The following is the keynote address delivered by Baird Maritime co-founder Dr Neil Baird at the fiftieth anniversary virtual symposium of the International Hydrofoil Society – of which he is a member – held last October 2020.
In 1963, when I was 16, my father and I built a six-metre by three-metre Attunga class plywood sailing catamaran. It was a beautiful boat and, for its time, very fast. Designed by Peter Hooks, an eccentric World War II fighter pilot who became a noted building architect, it incorporated several aero- and hydro-dynamic features inspired by Peter’s wartime Spitfire and Mustang adventures.
Peter was something of a kindred spirit and mentor who inspired me at that young age to follow the Amateur Yacht Research Society. I devoured its publications, always looking for ways to make my boat go faster. While hydrofoil craft had been around, at least since Alexander Graham Bell’s amazing contraption of the early 1900s, they were only starting to become commercialised and weaponised in the mid- to late fifties in Switzerland, Italy, Russia, the USA, and Canada.
Reading about hydrofoil boats in AYRS journals and Popular Mechanics and the like, I became intrigued by the small but fast Swiss Supramar ferries, designed by Baron Hanns von Schertel, one of the founders of the International Hydrofoil Society (IHS). I felt that if I got the foil shapes and structures right, I would be able, in a good breeze and flat water, be able to make my Attunga catamaran fly.
Well, after numerous sheer snapped centreboards and rudders, we started to make them strong enough and it did. We began to be able to see daylight under the leeward hull while flying the windward one. While we only flew for a few hundred metres at a time and couldn’t change direction significantly, at least we were up there. How I wish we’d had access to modern FRP materials like carbon fibre then.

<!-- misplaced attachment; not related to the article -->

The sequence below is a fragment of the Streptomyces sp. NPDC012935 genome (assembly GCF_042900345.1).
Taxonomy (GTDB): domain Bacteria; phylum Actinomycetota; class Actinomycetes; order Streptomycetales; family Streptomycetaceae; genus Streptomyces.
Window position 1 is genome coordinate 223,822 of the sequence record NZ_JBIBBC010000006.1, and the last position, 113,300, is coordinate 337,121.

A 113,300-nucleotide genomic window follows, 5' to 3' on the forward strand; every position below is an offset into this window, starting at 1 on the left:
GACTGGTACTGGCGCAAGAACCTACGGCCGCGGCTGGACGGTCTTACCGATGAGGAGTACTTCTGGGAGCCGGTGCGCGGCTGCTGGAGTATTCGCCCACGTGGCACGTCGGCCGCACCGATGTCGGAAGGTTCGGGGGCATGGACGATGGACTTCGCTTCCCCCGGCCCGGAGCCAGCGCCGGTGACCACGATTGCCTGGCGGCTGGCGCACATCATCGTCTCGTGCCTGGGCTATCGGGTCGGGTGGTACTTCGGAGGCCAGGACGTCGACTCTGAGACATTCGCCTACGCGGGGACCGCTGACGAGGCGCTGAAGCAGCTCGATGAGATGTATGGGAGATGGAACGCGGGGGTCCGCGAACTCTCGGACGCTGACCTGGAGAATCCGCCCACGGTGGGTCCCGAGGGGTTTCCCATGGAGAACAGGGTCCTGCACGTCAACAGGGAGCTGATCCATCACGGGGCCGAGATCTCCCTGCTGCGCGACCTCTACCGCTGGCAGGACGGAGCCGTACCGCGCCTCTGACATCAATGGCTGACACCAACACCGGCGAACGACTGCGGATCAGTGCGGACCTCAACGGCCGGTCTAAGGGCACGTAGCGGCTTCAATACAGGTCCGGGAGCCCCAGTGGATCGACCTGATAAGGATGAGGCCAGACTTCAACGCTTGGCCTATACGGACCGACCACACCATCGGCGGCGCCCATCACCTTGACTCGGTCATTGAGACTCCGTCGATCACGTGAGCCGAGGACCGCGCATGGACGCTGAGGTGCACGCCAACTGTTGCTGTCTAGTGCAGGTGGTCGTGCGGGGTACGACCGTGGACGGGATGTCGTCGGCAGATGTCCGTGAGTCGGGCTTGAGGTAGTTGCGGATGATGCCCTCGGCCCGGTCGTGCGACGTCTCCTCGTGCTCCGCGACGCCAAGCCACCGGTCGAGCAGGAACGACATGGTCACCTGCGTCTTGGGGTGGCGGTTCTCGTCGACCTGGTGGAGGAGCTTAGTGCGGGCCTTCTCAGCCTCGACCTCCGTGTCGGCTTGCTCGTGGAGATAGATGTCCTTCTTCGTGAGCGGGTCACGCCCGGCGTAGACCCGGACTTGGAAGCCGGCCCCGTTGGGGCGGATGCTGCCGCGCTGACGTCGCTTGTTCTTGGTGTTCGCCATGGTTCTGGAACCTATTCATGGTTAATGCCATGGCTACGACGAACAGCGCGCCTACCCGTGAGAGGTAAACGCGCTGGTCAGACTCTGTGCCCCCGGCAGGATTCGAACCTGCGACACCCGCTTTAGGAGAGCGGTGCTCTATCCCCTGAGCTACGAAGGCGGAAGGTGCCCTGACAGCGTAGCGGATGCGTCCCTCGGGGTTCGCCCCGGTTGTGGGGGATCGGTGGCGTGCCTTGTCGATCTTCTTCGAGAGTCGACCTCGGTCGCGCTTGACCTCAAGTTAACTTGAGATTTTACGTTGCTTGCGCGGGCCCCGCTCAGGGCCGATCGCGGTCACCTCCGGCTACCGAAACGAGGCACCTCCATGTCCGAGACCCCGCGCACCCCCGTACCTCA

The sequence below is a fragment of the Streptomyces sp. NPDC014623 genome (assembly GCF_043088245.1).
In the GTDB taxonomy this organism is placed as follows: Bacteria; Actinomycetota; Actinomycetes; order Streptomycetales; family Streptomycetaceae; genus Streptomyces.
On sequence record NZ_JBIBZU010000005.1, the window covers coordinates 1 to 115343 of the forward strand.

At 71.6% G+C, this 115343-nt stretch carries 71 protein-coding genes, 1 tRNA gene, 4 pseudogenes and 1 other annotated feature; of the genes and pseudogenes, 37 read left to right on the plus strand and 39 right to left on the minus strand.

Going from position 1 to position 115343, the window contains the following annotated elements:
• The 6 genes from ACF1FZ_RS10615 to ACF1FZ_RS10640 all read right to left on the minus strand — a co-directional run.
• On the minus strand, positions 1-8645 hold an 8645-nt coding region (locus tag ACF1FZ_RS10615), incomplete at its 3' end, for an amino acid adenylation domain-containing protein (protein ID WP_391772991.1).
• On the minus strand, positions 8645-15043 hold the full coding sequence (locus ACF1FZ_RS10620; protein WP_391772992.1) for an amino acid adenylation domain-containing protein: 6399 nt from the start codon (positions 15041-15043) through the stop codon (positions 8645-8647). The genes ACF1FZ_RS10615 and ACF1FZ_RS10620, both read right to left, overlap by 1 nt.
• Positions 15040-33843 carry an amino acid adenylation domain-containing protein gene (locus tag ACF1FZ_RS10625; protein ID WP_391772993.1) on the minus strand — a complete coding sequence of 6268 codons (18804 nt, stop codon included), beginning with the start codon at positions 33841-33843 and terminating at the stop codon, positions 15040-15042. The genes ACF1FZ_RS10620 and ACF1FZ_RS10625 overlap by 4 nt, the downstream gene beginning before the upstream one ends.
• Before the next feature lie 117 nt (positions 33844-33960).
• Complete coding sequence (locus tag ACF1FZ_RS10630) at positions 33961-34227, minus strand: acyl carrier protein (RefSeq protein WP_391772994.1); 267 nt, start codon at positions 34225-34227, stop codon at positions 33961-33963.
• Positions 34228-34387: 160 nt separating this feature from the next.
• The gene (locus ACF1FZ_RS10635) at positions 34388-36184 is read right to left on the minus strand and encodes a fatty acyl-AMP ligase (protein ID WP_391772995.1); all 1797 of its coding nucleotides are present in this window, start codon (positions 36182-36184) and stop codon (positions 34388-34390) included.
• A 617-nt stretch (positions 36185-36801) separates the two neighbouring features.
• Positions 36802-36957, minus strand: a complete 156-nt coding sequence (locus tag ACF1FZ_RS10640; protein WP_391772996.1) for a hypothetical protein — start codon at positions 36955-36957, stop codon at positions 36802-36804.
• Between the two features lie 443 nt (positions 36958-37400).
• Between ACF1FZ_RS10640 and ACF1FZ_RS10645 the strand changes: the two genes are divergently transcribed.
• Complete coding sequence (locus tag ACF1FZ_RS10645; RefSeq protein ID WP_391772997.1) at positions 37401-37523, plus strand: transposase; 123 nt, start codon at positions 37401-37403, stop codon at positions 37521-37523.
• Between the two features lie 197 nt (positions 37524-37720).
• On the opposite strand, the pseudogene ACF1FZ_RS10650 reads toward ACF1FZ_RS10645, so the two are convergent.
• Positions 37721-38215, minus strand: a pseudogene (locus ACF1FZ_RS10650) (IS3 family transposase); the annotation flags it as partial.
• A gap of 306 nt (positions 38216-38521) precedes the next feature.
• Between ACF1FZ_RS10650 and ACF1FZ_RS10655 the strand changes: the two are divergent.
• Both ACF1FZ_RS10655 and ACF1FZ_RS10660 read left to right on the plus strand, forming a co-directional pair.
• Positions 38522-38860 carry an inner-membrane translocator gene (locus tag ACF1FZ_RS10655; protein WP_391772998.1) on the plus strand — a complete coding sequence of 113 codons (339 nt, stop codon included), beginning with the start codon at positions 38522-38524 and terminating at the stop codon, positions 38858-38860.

I sailed that boat with my brother in Melbourne, Hobart, and Sydney for several years, having a lot of fun and winning numerous races and regattas and often setting long-standing records. Once, coming in through Sydney Heads, the boat literally flew from one wave to another.
We then “grew up” and went ocean racing as crew for other, older, richer people in big yachts. Great fun and a great learning experience but not usually as exciting as faster, smaller sailing boats.
Meanwhile, I was, like many members of the IHS, no doubt, becoming interested, most particularly, in ferries, patrol and assault craft and yachts. I was especially interested in going faster at less cost, in greater comfort, with less wash and with much greater safety. All these factors pointed directly towards hydrofoils. I became fascinated with and an advocate for fast ferries. I was fortunate to be able to indulge my passion and experience almost all the commercial hydrofoils.
The “foiling ferries” to Manly
Having moved to Sydney in 1969, though, I began to experience and study the technical and other attributes of hydrofoil ferries. On prior visits, I had ridden on several including the original little Supramar-designed, Hitachi-built 19-metre, 75-seat Manly III in 1967. The fact that, with operating speeds of 34 knots, they halved the voyage times of the traditional Manly ferries was exciting.
I was then hooked on fast ferries and wanted to learn how they worked. I frequently rode on and became even more interested in the bigger Rodriquez PT 50, 140-seater boats that were introduced in 1966.
It was disappointing, even though I could understand why, that the hydrofoils began to be withdrawn from service from 1988. Unaffordable fuel costs were blamed. I was no longer living in Sydney then but visited frequently and maintained my interest in the hydrofoil ferries.